Interview With a Designer: Monica Mackenzie

When reviewing the portfolios of designers who’ve used Horton Brasses hardware, I was floored when I set my eyes upon Monica Mackenzie’s kitchen designs. Her use of painted and distressed cabinetry defines the look that many customers are striving to achieve with their remodel. I definitely wanted to interview her for the HB blog. Here we  talk a lot about finishes—both cabinet and hardware. Also, I want to note that this is the second interview I’ve done in a week where the designer commented on the importance of lighting. Jot that down!

You’ve been designing interiors since 1999. What’s your background and how did you get your start?

I have been designing both interiors and remodeling since I started a business in interior design in 1999.  I started by working on friends homes when my children were small. I have always loved design and color and my business has expanded to include both interior design as well as new builds and remodeling. I now have a general contracting license and home improvement license. I have a great team of subcontractors. I often go to the Boston Design Center  for inspiration and read everything on the subject.

The homes you work on are largely old houses with historical architectural elements and new builds emulating that feel. How do you manage to negotiate retaining the old charm while ramping up the function?

I work on a lot of older homes. I love the details. They often have little things that make them so special. The problem is that they are often not what people are looking for for the way they live now. I try to open the house up. The kitchens and baths usually require a redo. I usually get requests for mudrooms and pantries. I also do a lot of master bedrooms and baths.

White or wood? Do you think the white kitchen craze is a trend or will it be around for a while?

I like both the wood and the pained finishes. The white is classic but does require a bit of maintance over the years. I like to mix the cabinet finishes then everyone is happy. You can always repaint!

Your portfolio shows a mix of wood stained, white and cream painted and distressed—or maybe “weathered” would be more accurate–kitchen cabinetry. Do you feel certain hardware finishes pair better with specific paints and stains?

I think that the painted cabinets are really in style now. I like to work with unusual colors of finishes. In the older homes the oiled rubbed brass looks authentic. Other times a modern stainless or chrome pull gives the look the client is after. It really depends on the age of the home and the look we are trying to achieve.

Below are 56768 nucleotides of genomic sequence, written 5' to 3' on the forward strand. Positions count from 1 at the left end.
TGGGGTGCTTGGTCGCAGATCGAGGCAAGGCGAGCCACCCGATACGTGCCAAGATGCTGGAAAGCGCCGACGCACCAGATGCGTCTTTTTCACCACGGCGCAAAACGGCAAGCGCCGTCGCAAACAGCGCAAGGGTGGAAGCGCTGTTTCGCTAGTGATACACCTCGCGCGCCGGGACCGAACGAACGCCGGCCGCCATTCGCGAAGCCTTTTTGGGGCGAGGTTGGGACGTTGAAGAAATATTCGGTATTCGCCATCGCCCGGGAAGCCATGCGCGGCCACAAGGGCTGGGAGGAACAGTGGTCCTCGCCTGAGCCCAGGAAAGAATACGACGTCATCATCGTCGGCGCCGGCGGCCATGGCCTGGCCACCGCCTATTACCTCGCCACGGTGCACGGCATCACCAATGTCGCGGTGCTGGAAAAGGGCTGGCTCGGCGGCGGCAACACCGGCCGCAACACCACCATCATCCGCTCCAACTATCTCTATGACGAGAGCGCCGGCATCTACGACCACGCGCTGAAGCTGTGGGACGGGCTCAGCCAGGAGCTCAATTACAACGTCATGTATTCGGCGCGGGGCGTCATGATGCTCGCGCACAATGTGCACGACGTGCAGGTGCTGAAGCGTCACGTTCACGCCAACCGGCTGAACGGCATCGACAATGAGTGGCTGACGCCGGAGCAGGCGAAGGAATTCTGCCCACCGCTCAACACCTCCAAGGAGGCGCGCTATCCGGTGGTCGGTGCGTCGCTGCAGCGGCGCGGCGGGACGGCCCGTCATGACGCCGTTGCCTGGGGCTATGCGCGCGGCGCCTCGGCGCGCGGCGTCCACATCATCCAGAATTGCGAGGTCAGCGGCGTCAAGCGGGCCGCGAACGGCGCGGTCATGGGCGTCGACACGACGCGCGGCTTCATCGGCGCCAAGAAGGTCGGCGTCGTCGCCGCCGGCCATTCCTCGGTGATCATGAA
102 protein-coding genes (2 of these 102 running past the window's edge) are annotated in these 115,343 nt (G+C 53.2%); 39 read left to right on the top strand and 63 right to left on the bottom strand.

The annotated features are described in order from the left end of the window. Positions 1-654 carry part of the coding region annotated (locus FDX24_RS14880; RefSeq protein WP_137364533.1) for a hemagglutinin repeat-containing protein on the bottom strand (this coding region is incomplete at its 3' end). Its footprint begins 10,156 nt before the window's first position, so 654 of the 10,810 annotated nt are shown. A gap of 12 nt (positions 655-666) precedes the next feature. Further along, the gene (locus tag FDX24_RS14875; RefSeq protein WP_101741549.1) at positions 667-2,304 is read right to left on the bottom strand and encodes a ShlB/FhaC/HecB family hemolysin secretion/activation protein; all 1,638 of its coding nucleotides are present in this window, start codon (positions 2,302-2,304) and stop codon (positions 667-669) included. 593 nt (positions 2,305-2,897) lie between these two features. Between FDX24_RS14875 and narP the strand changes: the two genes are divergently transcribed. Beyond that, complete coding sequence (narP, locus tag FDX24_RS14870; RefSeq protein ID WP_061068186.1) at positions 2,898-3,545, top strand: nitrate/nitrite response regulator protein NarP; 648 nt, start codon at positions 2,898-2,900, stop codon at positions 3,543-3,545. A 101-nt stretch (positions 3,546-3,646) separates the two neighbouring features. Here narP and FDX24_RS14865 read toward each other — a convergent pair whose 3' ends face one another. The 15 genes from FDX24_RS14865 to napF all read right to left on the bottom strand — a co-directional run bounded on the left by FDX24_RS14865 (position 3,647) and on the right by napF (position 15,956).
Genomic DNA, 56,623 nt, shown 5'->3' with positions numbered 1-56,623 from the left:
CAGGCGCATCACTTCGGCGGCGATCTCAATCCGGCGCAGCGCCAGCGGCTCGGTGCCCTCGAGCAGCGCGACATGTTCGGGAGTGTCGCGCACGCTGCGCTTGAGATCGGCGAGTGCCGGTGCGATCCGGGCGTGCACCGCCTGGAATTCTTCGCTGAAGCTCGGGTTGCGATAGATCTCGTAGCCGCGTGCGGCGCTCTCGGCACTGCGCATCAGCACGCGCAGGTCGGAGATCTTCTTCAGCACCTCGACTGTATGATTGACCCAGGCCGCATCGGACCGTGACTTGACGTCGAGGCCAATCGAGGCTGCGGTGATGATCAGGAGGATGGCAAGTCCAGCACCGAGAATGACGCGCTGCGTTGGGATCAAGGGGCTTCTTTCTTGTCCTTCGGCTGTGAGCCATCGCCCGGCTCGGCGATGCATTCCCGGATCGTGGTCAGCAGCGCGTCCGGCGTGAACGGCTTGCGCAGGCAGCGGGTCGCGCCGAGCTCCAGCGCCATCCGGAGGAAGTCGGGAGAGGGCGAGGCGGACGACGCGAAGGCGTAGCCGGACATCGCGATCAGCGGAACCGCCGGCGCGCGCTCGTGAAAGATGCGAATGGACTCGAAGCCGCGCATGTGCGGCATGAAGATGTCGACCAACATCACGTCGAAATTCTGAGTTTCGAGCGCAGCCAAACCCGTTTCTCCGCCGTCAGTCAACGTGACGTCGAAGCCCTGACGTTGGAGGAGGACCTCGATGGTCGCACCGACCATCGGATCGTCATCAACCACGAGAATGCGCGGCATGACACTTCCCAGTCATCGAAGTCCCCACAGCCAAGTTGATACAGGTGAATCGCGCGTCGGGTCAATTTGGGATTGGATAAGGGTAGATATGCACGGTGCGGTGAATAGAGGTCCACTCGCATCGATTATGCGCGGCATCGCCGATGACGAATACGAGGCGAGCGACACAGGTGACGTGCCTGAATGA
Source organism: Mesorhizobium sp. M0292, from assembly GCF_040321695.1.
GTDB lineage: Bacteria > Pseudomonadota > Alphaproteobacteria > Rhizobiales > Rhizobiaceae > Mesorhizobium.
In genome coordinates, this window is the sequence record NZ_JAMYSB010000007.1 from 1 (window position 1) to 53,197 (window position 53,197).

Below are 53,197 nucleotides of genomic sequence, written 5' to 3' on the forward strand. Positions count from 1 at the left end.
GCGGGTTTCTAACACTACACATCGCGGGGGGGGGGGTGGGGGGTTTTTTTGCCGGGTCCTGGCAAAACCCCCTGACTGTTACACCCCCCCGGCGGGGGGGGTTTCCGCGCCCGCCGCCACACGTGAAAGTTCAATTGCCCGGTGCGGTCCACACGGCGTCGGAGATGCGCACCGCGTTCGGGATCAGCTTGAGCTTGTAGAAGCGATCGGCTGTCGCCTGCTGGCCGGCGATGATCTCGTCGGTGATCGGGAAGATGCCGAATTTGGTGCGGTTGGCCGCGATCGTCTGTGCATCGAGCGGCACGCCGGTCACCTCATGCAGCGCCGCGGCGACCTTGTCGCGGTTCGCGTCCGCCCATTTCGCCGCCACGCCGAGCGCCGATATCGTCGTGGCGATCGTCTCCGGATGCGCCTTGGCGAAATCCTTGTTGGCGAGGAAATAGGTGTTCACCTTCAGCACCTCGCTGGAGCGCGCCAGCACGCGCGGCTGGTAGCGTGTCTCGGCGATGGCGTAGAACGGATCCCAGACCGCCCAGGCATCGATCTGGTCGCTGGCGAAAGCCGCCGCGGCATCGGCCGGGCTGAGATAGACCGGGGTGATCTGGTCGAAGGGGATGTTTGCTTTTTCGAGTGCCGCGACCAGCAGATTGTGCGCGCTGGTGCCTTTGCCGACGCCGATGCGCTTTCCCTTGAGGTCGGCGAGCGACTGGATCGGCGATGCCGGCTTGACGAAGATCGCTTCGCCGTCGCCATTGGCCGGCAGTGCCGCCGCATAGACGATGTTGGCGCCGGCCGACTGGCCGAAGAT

monica’s free street kitchen illustrates the popular style of mixing wood stain and white paint.

Mixing finishes has been a hot topic on kitchen forums and our blog. Do you prefer to keep the hardware, faucet and lighting finishes uniform or do you sometimes mix it up?

I like to keep the finishes the same in kitchens I think it makes the space consistent, especially if the cabinets and counters are mixed.

How long have you been using Horton Brasses hardware? What are your go-to pieces?

I have been using Horton Brass for years, probably 10? I love the square cabinet latches, the cabinet pulls and the simple knobs.

What is it you look for when choosing cabinet hardware?

I love that with Horton Brass the cabinet hardware can be different sizes or styles but the finish will match. I look for a good size, matching hardware pieces and the shipping and availability is terrific.

If someone’s remodeling a kitchen on a budget, what would you recommend they make a priority and splurge on?

I think that the overall design is the splurge. If a client wants a high end appliance that’s always a splurge.

What are some of the often overlooked details in kitchen design?

I like to have a second prep sink. I like to have pull outs near the stove for utensils and oils etc. I think that there needs to be a place to relax when someone is cooking. I like a TV in my kitchen but I want it built in. Lighting is also important.

Your kitchen designs are full of texture–from the backsplash to the cabinet finish. Your School Street kitchen really showcases this. How do you create layers of tactile finishes without overwhelming the space?

The school street kitchen is great. Its an old cape but the kitchen is in a totally new space. We used old materials salvaged and custom cabinets designed for the owners who loved the distressed look. They loved to cook. The Aga is great and the teak distressed top to the island gets better with time. They are great clients who encouraged the creativity. Loved that job.